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On average, there are 64 mutations per generation in the human genome. Is this constant, or can we expect variation in the number of mutations?

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    $\begingroup$ You have posed a different question in your title and in the main text which is a bit confusing. As a short hint: Quantities that are bounded (i.e. mutation rate can only be a positive number) cannot be normally distributed. But they can be, for example, distributed by the log-normal distribution. $\endgroup$
    – Domen
    Jun 12, 2023 at 11:24
  • $\begingroup$ this depends a lot on the mutation, different types of mutations have different probabilities. Its all based on the laws of chemistry. $\endgroup$
    – John
    Jul 13, 2023 at 22:26

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Mutations in this context are being treated as discrete count data (there either happen or they don't). So the number of mutations per person in a given generation should form a discrete probability distribution. Because they are a single count variable bounded at zero (can't have negative counts) and finite (genomes don't go on forever), a Poisson distribution(pwɑːsɒn/) is probably the expected best fit. A Poisson distribution can sometimes be approximated by a normal distribution when the Poisson count mean (λ) is large (some say λ>20, some say λ>100).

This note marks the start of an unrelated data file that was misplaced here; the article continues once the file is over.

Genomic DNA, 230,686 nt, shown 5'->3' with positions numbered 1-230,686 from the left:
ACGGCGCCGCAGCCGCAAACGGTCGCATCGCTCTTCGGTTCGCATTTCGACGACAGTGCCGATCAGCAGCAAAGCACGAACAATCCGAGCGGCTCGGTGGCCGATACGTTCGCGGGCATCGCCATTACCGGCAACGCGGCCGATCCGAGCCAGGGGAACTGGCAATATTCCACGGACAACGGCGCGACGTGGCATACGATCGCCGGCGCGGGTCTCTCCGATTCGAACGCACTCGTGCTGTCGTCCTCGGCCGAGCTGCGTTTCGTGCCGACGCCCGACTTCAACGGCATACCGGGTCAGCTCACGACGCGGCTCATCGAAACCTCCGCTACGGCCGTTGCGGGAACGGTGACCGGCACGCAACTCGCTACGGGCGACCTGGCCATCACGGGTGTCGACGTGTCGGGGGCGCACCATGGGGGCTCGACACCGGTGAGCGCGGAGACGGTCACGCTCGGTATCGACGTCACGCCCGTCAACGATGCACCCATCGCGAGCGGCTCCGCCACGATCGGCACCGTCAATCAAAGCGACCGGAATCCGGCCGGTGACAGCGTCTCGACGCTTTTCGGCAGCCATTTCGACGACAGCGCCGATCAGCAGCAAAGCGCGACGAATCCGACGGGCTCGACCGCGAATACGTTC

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Note: there are 60ish substitutions per generation, on average. There are probably many times that number including all mutations (e.g. microsatellites, centromeric satellite repeats, etc). There is almost by definition a telomeric mutation on every chromosome end at every cell division, which alone is comparable to substitution number per generation.

Figure 1d of this paper suggests that the distribution of substitutions alone is log-normal in cancer, as suggested by the commenter.

I am not aware of a reference for distribution of other mutations.

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  • $\begingroup$ What does log normal mean $\endgroup$
    – Shannon T
    Jun 18, 2023 at 9:27
  • $\begingroup$ @ShannonT The lognormal is a distribution that looks normal after a logarithmic transformation of the underlying data. For more info I'd suggest googling it. $\endgroup$ Jun 18, 2023 at 21:39

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